What is a Cooperative?

“Not for profit, not for charity, but for service”

Cooperatives are business enterprises, not charitable organizations, so they are not non-profits; yet they don’t exist to maximize profits, so they are not the same as investor-owned firms.

Cooperatives are democratically owned and controlled by the people who benefit from them and are operated to provide services to the members.

In a co-op, the answer to the question of “who owns, who controls and who benefits from the cooperative?” is always the same – The cooperative members

7 Cooperative Principles

According to the NCBA there are seven principles that define a cooperative:

Cooperatives around the world generally operate according to the same core principles and values.  Cooperatives trace the roots of these principles to the first modern cooperative founded in Rochdale, England in 1844.

1. Voluntary and Open Membership

Cooperatives are voluntary organizations, open to all people able to use its services and willing to accept the responsibilities of membership, without gender, social, racial, political or religious discrimination.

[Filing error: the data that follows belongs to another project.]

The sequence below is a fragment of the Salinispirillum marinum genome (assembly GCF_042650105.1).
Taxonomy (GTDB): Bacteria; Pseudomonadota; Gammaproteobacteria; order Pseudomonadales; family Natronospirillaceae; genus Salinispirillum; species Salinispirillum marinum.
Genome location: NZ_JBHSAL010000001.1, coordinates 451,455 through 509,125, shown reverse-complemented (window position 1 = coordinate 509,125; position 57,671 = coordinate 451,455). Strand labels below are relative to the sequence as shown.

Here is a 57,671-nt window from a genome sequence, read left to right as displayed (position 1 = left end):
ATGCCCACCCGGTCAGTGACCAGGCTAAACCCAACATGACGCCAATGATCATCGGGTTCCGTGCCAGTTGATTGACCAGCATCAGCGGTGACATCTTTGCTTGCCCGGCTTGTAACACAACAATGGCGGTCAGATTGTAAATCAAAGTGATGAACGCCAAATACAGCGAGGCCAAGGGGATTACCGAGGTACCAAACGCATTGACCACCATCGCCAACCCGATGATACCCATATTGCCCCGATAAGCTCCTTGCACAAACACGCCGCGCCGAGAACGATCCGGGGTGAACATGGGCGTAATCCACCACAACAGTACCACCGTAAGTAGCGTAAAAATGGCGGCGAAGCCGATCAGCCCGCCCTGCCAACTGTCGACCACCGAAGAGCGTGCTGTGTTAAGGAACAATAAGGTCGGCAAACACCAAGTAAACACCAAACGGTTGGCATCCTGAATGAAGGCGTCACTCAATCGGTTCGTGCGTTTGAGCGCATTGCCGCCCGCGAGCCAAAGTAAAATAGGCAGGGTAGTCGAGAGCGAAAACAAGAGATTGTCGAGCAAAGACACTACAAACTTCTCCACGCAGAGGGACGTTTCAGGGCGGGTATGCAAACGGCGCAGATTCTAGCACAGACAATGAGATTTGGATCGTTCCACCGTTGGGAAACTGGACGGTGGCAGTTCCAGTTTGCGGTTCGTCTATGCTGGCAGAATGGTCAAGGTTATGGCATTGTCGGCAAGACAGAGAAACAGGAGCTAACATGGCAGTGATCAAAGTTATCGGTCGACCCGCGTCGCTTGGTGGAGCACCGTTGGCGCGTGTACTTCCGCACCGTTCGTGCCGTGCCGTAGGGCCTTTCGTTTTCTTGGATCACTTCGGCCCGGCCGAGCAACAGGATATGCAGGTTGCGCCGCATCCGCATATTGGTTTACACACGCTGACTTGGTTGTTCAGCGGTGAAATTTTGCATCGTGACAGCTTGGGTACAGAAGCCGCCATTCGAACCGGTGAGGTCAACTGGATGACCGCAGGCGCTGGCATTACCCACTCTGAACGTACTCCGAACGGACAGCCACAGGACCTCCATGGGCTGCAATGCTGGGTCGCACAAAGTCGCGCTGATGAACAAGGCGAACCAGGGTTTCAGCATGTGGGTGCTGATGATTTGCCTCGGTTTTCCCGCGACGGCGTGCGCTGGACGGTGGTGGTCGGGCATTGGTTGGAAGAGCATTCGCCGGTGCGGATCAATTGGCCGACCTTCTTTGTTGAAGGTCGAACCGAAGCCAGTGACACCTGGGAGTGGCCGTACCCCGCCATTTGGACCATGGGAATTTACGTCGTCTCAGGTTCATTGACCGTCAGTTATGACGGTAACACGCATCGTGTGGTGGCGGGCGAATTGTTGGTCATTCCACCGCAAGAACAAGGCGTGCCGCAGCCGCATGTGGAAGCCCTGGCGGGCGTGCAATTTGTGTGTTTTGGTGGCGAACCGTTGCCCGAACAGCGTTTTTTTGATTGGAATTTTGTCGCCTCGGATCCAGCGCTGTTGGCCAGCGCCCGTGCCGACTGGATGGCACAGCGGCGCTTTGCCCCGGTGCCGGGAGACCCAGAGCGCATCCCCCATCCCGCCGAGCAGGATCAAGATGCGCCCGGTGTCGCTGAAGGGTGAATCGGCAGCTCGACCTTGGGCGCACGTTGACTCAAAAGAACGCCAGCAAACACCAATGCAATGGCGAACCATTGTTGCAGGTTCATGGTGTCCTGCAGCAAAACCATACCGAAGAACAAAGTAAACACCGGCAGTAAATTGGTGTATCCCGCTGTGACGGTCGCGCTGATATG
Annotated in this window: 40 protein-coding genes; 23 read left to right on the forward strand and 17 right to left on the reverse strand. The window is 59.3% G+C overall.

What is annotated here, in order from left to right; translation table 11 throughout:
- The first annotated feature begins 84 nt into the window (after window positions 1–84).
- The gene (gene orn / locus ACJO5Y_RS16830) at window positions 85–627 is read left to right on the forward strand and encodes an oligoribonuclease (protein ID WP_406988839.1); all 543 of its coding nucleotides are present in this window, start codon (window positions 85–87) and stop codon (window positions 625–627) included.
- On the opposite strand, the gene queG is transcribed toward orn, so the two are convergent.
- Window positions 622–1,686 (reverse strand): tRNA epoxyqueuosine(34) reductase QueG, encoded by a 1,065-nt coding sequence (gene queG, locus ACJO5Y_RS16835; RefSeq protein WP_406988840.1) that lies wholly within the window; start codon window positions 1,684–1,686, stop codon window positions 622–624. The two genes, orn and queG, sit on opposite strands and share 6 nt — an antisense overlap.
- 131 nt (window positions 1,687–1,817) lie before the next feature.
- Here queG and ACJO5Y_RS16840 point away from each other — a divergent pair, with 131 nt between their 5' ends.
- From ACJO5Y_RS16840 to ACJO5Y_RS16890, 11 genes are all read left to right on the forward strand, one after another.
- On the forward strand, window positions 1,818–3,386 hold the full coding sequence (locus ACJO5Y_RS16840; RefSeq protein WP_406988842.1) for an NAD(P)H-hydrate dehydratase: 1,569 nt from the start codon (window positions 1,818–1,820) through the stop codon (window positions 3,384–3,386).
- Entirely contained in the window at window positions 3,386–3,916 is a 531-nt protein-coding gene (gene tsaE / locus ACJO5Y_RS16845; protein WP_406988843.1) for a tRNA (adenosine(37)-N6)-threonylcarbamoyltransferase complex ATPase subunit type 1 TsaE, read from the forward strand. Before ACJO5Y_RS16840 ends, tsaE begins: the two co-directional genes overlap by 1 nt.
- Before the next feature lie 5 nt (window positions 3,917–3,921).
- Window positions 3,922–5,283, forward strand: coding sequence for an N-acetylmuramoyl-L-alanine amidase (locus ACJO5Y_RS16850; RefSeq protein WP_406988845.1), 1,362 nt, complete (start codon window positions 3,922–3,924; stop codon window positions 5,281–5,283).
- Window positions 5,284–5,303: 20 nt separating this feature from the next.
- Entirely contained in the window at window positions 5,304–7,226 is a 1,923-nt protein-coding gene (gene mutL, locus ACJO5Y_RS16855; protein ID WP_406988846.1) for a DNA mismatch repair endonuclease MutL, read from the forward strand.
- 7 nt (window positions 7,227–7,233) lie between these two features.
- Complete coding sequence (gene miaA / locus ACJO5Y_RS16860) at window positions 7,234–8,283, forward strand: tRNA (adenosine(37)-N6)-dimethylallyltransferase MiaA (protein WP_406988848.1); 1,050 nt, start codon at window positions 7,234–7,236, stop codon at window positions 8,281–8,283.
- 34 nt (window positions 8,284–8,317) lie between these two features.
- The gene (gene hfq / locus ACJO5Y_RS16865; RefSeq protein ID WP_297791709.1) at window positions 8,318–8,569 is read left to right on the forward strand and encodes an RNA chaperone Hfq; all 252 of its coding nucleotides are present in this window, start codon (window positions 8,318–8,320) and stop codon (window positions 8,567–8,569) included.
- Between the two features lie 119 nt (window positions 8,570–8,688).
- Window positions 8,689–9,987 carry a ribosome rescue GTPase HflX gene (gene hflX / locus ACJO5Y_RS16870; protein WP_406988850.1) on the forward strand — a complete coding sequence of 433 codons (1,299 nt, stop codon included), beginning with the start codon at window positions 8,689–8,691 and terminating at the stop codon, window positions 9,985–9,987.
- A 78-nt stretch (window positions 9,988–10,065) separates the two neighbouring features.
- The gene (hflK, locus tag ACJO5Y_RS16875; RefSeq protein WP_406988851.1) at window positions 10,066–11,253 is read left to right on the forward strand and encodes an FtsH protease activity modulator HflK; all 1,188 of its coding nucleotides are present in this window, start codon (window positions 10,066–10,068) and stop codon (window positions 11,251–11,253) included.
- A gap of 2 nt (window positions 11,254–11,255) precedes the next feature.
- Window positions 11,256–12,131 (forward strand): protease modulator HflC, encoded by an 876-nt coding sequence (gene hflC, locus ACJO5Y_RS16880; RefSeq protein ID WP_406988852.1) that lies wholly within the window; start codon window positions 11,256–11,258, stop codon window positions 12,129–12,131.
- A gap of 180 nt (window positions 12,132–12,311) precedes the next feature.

2. Democratic Member Control

Cooperatives are democratic organizations controlled by their members—those who buy the goods or use the services of the cooperative—who actively participate in setting policies and making decisions.

3. Members’ Economic Participation

Members contribute equally to, and democratically control, the capital of the cooperative. This benefits members in proportion to the business they conduct with the cooperative rather than on the capital invested.

4. Autonomy and Independence

Cooperatives are autonomous, self-help organizations controlled by their members. If the co-op enters into agreements with other organizations or raises capital from external sources, it is done so based on terms that ensure democratic control by the members and maintains the cooperative’s autonomy.

5. Education, Training and Information

Cooperatives provide education and training for members, elected representatives, managers and employees so they can contribute effectively to the development of their cooperative. Members also inform the general public about the nature and benefits of cooperatives.

6. Cooperation among Cooperatives

Cooperatives serve their members most effectively and strengthen the cooperative movement by working together through local, national, regional and international structures.

7. Concern for Community

While focusing on member needs, cooperatives work for the sustainable development of communities through policies and programs accepted by the members.